If you are Non-Willful and qualify as a Foreign Resident, then you should qualify for the Streamlined Offshore Procedures.
The process for getting into compliance is as follows:
Streamlined Foreign Basic Submission Requirements
The Streamlined Program requires the applicant to amend and pay outstanding tax liability for the last three (3) years to include unreported foreign income and unreported foreign accounts that were not previously reported on a U.S Tax Return.
To Summarize the Streamlined Foreign Program:
- Prepar Original Returns (or Amend Returns) for the last 3 years of Tax Returns
- Prepare required forms such as 3520, 3520-A, 5471, 8621, 8938, 8865, etc.
- Complete Form 14653
- File 6 Years of FBAR (FinCEN 114) – Report of Foreign Bank and Financial Accounts
- All Penalties are waived.
What Forms Must be Reported?
The following is a list of common forms which many people were never aware they had to report, but which the failure to report may lead to extensive fines and penalties:
Reporting Foreign Accounts (FBAR)
There is a lot of information online regarding the FBAR (Report of Foreign Bank and Financial Account Form) due to the extremely high penalties involved with this form. We have written countless articles, which you can find in our International Tax Library, by clicking here.
If you are a U.S. Person, it does not matter whether or not you have to file a US tax return to determine if you have to file an FBAR. The threshold question is whether you have an annual aggregate total of foreign/offshore bank accounts, financial accounts, retirement accounts, etc. that when combined, exceed $10,000. If so, you are required to file the FBAR Form and report all of the accounts.
FATCA Form (8938)
FATCA is the Foreign Account Tax Compliance Act. For individuals, it requires reporting of financial accounts and certain specified foreign assets (ownership in businesses, life insurance, etc.). There are different threshold requirements, depending on whether a person is Married Filing Jointly (MFJ) or Married Filing Separate (MFS)/Single, and whether a person resides in the United States or outside of the United States.
Foreign Gift Form (3520)
If you receive a gift or inheritance from a foreign person that exceeds $100,000 either in a single transaction, or a series of transactions over a year, you are required to report the gift on this form. You have the file this form, even if you are not required to file a tax return (although it is normally filed at the same time as your tax return).
Foreign Corporation or Foreign Partnership (5471 or 8865)
The rules are somewhat different for these two forms, but essentially the same (with the 5471 being much more commonplace for U.S. investors). If you own at least 10% ownership in either type of business, you required to report the information on either a form 5471 or 8865. Both of these forms require comprehensive disclosure requirements, involving balance statements, liabilities, assets, etc. Moreover, the forms need to be filed annually, even if a person does not have to otherwise file a tax return
Passive Foreign Investment Company (PFIC)
One of the most vilified type of financial assets/investments (from the U.S. Government’s perspective) is the infamous PFIC. A PFIC is a Passive Foreign Investment Company. The reason the United States penalized this type of investment is because it cannot oversee the growth of the investment and income it generates. In other words, if a U.S. person invests overseas in a Foreign Mutual Fund or Foreign Holding Company — the assets grows and generates income outside of IRS and U.S. Government income rules and regulations.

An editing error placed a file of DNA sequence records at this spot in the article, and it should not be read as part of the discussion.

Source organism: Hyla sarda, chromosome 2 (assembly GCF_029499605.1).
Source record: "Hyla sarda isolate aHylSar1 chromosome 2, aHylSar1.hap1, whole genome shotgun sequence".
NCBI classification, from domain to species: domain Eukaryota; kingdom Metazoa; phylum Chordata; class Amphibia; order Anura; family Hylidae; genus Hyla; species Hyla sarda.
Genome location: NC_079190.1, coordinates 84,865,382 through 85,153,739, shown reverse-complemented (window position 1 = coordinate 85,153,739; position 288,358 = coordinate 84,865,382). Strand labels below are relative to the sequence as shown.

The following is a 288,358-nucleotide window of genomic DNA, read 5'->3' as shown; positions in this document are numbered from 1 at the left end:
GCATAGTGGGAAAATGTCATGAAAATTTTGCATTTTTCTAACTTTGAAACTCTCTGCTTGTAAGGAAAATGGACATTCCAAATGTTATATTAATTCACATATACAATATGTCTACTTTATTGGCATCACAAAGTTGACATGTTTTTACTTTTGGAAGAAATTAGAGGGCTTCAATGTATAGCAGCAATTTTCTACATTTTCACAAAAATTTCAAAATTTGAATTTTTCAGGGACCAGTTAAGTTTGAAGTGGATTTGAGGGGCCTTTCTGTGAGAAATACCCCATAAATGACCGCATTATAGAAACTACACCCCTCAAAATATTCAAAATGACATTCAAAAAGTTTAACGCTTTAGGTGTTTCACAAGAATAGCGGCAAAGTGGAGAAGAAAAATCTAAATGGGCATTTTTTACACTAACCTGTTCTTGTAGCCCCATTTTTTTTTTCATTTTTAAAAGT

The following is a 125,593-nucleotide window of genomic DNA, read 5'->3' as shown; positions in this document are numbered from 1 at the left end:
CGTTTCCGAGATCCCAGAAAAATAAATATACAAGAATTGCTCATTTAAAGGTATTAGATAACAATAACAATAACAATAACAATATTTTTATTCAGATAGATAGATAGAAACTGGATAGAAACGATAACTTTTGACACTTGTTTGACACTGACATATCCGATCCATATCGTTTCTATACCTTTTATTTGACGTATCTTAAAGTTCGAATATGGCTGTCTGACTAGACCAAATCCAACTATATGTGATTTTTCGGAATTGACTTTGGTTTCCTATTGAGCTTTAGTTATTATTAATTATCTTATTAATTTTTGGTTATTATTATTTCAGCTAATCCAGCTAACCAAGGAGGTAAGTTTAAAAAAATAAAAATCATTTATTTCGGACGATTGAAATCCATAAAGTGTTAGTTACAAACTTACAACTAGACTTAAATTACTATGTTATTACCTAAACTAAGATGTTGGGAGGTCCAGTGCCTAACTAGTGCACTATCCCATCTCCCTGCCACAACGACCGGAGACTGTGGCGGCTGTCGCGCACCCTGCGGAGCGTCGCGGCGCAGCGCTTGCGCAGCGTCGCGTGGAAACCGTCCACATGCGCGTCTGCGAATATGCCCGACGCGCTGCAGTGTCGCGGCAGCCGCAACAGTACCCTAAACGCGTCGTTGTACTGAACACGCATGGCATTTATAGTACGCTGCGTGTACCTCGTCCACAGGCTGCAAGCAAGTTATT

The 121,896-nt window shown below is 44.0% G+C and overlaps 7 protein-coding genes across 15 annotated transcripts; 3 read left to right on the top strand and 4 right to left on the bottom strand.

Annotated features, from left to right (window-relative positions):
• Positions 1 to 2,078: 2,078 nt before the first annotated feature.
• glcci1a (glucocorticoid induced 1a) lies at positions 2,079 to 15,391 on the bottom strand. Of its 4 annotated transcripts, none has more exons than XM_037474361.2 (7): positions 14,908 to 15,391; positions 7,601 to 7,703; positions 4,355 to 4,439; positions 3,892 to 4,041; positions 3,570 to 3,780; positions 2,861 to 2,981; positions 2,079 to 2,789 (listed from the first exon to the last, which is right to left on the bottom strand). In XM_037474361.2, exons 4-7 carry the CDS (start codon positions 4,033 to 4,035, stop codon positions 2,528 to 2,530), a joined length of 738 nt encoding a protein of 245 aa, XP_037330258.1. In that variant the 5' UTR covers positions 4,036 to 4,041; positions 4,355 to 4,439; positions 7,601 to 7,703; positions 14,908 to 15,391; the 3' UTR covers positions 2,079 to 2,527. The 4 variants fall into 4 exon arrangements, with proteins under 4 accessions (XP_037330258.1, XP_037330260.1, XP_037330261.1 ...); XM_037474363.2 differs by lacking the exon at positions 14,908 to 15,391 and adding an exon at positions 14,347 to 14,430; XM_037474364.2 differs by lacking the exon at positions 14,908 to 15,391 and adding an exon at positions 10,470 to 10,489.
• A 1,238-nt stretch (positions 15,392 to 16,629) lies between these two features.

Foreign Trust (3520-A)
A Foreign Trust is another type of Foreign Investment that is frowned upon by the IRS. From the IRS’ perspective, the only purpose behind a Foreign Trust is to illegally avoid US reporting and income tax requirements by moving money offshore. While there are many people who may operate illegally in this fashion, there are various legitimate reasons why you would be a trustee or beneficiary of a Foreign Trust (Your cool grandma really loves you and placed $5 million in trust for you overseas). Form 3520-A is a relatively complex form, which must be filed annually by anybody that owns a foreign trust.
Foreign Real Estate Income
Even if you are earning rental income from property that is located outside of the United States, you still must report the income on your U.S. taxes (even it is exempt from tax in the foreign country). Remember, United States taxes individuals on their worldwide income. Therefore, the income you are earning from your rental property(s) must also be included on your US tax return.
A few nice benefits of reporting the income is that the United States allows depreciation of the structure – which many foreign countries do not allow. Moreover, you can take the same types of deductions and expenses that you otherwise take the property was located in the United States.
Streamlined Foreign Offshore Instructions
Even though you are non-willful, and you may be tempted to make a direct submission to the IRS, we advise against it. You must sign the Form 14654 under penalty of perjury. We have been referred several “rejected” Streamlined Submissions, because the certification was prepared incorrectly, and the issue of non-willfulness became an issue.
Still, we understand some of you wan to take a crack at it yourselves, and we understand.
Streamlined Foreign Offshore Procedures 2018 (or 2019) Ending?
There is no knowing if the Streamlined Foreign Offshore Procedures Ending date is coming now, or later. BUT, the IRS reserves the right to end the program at any time and has indicated that the program “won’t last forever.”
Interested in the Streamlined Foreign Offshore Procedures?
No matter where in the world you reside, our international tax team can get you IRS offshore compliant.
Krantz Attorneys specializes in Streamlined Foreign Offshore Procedures. Contact our firm today for assistance with getting compliant.
Ezra holds a Master's in Tax Law from one of the top Tax LL.M. programs in the country at the University of Denver. He has also earned the prestigious IRS Enrolled Agent credential. Mr. Krantz's articles have been referenced in such publications as the Washington Post, Forbes, Nolo, and various Law Journals nationwide.